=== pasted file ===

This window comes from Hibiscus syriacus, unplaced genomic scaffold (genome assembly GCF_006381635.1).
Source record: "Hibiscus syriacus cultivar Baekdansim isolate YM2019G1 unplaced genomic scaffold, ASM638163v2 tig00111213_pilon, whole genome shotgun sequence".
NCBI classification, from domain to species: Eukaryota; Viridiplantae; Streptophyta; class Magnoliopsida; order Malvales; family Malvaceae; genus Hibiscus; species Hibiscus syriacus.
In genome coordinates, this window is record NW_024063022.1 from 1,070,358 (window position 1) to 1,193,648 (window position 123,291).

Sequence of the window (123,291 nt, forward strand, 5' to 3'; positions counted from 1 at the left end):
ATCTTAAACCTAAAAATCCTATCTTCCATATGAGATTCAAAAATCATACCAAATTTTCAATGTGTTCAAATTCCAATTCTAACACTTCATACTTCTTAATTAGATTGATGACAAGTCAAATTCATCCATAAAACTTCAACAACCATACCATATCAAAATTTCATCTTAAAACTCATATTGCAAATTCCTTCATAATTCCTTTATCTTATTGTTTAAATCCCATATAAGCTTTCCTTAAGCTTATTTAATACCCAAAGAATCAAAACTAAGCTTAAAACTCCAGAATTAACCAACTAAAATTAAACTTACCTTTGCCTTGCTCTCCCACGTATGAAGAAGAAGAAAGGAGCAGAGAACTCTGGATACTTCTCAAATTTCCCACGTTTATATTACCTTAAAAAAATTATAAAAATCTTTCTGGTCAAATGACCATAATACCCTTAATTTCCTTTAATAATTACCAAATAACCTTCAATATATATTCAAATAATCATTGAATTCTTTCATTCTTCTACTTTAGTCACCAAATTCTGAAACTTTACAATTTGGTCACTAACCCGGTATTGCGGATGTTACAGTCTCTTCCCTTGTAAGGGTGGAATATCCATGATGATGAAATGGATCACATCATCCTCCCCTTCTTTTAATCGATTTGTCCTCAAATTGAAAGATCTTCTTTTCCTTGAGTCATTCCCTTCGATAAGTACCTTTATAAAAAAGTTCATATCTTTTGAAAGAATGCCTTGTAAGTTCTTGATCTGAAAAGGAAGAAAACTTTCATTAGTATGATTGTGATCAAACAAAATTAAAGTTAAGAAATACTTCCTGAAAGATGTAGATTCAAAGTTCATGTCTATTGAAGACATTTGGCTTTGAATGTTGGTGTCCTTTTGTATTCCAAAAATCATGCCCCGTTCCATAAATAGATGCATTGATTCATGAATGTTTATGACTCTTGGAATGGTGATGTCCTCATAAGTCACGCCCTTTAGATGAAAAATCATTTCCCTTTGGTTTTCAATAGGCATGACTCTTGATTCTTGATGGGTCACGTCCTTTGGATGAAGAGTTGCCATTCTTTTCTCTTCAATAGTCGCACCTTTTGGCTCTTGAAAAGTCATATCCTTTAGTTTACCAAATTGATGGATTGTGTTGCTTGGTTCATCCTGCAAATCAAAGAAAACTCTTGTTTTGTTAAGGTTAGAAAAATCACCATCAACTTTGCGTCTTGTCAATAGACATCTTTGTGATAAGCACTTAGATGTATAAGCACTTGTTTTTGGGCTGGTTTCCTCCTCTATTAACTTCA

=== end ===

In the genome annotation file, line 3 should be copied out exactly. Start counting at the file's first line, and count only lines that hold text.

NCBI classification, from domain to species: Eukaryota; Viridiplantae; Streptophyta; class Magnoliopsida; order Malvales; family Malvaceae; genus Hibiscus; species Hibiscus syriacus.